Well if they were no one seems to have noticed. In fact it wasn’t until the spring of 1914, with the threat of another war looming over Europe, that the diplomatic anomaly was discovered, and only then in a  small article in a New Zealand paper. The article stated that a “well known columnist, Archdeacon Newton  has just discovered that the town of Berwick has been at war with the Empire of Russia for nearly sixty years” noting that Berwick had been included in the declaration of war, but not in the peace treaty that followed.

The Archdeacon then went on to say that this could account for why Russian warships had fired on British trawlers at Dogger Bank in thr North Sea in October 1904 killing three fishermen and almost leading to a war between Britain and Russia. What the Archdeacon failed to mention was that the trawler fleet were from Hull, not Berwick, and that the Russian ships had mistook the trawler fleet for Japanese warships as the two nations were at war at the time. In no way were the Russians looking to settle scores with Berwick by firing on a trawler fleet, especially when the Russians had no clue about this so called ‘war’ with Berwick.

Although people started to believe that Berwick was at war with Russia because of this article, nothing more was said about it until the story was picked up by a local paper in 1926, who reported the war as fact, stating that the omission from the treaty had never been rectified. 

The Berwick Bear and the Russian Bear (accessed from here)

Fast forward another nine years and the Daily Telegraph picked up on the story in December 1935 alleging that the Foreign Office had discovered the “state of war” in October 1914 but then had hastily arranged a treaty between Berwick and the Russian Imperial Government to bring the sixty year war to an end. This was completely untrue. What the Foreign Office had in fact been doing through the 1930’s was to raid their Library to see whether the story had any foundation in fact but they couldn’t find anything. Still the belief that Berwick and Russia were at war lingered on.


Another thirty years passed and in 1965 the Foreign Office was formally consulted as to whether Berwick and Russia were still at war. The Foreign Office confirmed that they had investigated the matter thirty years previously and found no evidence then to suggest that the two were still at war and therefore it should be deemed that there was no conflict between Berwick and Russia.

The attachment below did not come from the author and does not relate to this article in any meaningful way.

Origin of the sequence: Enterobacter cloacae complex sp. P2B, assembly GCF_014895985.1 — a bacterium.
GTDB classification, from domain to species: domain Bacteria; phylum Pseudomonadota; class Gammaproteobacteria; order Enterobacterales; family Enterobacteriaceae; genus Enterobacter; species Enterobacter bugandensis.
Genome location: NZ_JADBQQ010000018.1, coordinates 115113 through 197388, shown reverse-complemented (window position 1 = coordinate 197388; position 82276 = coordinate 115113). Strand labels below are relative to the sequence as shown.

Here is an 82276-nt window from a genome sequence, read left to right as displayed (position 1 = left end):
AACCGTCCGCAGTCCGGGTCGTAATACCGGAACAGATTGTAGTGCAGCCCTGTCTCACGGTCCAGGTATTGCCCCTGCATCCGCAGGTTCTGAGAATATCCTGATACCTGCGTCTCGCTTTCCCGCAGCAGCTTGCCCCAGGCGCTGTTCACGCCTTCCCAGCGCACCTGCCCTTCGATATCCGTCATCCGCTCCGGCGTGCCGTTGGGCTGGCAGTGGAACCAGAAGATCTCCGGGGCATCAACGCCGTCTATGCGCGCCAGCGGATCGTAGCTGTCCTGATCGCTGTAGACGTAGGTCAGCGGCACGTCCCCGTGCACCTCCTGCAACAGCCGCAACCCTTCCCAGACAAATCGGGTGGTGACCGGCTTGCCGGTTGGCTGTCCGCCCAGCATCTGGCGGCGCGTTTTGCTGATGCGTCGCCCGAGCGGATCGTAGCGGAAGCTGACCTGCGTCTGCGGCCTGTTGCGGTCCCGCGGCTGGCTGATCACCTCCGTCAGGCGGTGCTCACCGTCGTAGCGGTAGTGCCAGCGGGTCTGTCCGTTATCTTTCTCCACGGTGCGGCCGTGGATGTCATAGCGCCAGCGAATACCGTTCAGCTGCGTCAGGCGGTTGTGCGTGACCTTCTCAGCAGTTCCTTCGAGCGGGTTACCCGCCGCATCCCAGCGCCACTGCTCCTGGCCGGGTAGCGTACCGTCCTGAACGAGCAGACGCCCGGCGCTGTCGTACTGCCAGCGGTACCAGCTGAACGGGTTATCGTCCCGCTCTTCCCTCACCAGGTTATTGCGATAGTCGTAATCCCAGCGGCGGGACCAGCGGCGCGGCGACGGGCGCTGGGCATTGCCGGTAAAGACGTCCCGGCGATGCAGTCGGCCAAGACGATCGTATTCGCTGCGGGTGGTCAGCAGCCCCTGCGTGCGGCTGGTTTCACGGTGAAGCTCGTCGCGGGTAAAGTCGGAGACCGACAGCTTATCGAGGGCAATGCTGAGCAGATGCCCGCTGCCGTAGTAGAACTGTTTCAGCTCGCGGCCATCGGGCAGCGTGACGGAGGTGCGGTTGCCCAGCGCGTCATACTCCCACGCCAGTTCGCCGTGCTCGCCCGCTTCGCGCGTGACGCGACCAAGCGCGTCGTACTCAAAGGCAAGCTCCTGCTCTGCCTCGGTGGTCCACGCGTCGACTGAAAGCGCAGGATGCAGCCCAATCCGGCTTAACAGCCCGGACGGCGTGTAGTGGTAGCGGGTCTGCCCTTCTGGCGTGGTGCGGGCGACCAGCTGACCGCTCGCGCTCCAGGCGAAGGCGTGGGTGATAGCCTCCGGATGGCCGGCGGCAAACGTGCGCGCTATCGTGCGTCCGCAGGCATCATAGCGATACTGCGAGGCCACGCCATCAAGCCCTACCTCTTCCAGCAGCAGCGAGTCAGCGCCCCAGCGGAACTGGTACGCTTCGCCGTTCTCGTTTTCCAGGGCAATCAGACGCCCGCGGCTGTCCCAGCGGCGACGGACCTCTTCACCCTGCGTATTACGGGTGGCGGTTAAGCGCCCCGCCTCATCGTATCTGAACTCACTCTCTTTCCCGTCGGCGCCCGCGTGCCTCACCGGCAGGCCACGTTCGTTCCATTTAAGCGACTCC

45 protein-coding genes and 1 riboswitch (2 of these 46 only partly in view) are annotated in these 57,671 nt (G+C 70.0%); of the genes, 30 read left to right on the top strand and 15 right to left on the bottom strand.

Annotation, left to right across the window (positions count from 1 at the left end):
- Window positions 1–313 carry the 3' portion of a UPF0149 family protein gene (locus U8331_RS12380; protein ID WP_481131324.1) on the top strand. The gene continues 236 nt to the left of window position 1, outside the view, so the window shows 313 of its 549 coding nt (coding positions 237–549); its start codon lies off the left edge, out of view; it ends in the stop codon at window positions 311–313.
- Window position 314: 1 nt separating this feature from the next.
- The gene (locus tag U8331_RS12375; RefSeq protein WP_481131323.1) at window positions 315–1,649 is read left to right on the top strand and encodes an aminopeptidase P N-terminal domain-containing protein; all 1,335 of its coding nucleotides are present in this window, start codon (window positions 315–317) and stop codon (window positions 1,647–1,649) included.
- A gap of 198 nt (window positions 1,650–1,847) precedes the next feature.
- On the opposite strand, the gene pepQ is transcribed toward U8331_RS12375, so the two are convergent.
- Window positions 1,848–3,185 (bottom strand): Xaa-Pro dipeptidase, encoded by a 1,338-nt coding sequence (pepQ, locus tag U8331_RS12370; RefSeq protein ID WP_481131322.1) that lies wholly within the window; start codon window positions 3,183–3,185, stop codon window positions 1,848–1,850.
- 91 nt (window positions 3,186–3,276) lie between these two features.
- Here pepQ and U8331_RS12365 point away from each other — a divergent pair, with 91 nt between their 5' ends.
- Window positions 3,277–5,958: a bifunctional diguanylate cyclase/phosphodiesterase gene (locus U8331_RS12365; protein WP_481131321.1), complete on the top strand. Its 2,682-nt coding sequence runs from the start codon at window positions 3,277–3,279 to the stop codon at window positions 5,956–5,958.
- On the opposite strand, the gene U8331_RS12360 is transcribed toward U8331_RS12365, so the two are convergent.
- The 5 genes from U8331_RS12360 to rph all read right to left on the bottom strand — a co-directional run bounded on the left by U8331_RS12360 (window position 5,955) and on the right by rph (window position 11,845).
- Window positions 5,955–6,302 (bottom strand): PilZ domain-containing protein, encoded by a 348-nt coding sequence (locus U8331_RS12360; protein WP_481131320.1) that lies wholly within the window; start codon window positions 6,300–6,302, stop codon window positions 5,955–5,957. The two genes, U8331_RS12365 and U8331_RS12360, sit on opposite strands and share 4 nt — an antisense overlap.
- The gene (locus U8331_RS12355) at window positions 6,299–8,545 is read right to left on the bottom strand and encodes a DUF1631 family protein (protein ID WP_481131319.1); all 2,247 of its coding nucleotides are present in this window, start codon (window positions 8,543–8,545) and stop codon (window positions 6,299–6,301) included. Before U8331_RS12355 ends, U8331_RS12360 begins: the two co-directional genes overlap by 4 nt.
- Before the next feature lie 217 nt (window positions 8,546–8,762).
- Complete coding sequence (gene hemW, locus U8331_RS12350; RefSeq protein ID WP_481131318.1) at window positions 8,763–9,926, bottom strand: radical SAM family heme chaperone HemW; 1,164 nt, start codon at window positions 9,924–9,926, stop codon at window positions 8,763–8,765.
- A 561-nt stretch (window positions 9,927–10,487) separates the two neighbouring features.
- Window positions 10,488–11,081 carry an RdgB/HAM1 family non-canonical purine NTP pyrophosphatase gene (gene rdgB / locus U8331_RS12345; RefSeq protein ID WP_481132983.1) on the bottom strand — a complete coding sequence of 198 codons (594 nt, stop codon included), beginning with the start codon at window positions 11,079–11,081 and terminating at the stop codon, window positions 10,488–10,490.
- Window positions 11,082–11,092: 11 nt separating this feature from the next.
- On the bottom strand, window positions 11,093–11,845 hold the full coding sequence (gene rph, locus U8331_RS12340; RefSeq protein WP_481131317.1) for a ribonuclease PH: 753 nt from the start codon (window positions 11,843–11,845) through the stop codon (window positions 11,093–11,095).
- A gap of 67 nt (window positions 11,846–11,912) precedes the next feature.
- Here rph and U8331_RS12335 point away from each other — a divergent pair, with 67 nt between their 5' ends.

To ease all further doubts a Soviet official reportedly visited Berwick in 1966 and signed a ‘peace treaty’ with the then mayor of Berwick, Robert Knox to bring an end to the elongated war. The mayor was supposed to have humorously remarked to the Soviet official “please tell the Russian people that they can sleep peacefully in their beds”. However, there is even a lot of doubt about whether this meeting actually took place. There is no contemporary newspaper accounts of the meeting, and no copy of the ‘peace treaty’ exists. Plus Robert Knox could well be said to be exceeding his mayoral powers by signing such a treaty with an official from another country. So did that mean that Berwick and Russia were still at war?

A view of Berwick’s Elizabethan defensive walls highlighting Berwick’s military importance in medieval times (photograph author’s own).

The matter was finally concluded in the 1970’s when the BBC programme Nationwide investigated the story and stated that whilst Berwick hadn’t been mentioned in the Treaty of Paris, it also hadn’t been mentioned in the declaration of war either. The 1746 Wales and Berwick Act had already made it clear that when England was referred to in official documents this also included Berwick, therefore the town would have had no special status at the start or the end of the Crimean War.

Russo-British skirmish during the Crimean War (from a 19th century anonymous plate)

Also, no one seems to have looked at the text of the declaration of war very closely. In the text Queen Victoria is simply referred to as “Her Majesty” and in a published declaration to neutral powers she is referred to as “Her Majesty the Queen of the United Kingdom of Great Britain and Ireland”. No mention of Berwick at all. The same happens in the Treaty of Paris which uses the French translation of Queen’s Victoria title – ““la Reine du Royaume-Uni de la Grande-Bretagne et d’Irlande”. Again no mention of Berwick. Case closed.

However, this hasn’t stopped the people of Berwick embracing the tale. In 2006 a “Berwick’s War with Russia Weekend” took place in the town which included a re-enactment of the ‘Battle of Berwick’ which imagined what could have happened if Berwick and Russia had indeed been at war in 1856 and had fought a battle. Presumably the Russians would have won a comprehensive victory!


The story of Berwick and Russia’s extended war is one of my favourite historical quirks, however it is not the only war that has been extended due to diplomatic irregularities, nor is it the longest. In 1986 a ‘peace treaty’ was signed by the Dutch Ambassador to Britain on a visit to the Isles of Scilly bringing about the end of a bloodless war which had lasted 335 years. The ‘war’ started in March 1651 when the Dutch Navy, allied to the Parliamentarian side during the English Civil War, declared war on the Isles of Scilly which was hosting the Royalist Navy at the time. The Dutch Navy had suffered significant losses at the hands of the Royalist Navy stationed in the Isles and so a Dutch admiral landed on Scilly demanding reparations for these losses. Getting no satisfactory answer he decided to declare war on the isles.

Three months later the Royalist Navy surrendered so the Dutch fleet left the islands without firing a shot. However, due to the obscurity of the declaration of war no peace treaty was signed so the Netherlands and the Isles of Scilly technically remained at war until the Dutch Ambassador was invited to Scilly in 1986 to sign a peace treaty. The Dutch Ambassador had a similar sense of humour to the Mayor of Berwick and quipped that it must have been harrowing for the residents of Scilly “to know we could have attacked at any moment”! 


The Dogger Bank Incident 1904

Berwick-upon-Tweed’s ‘War with Russia’

About Berwick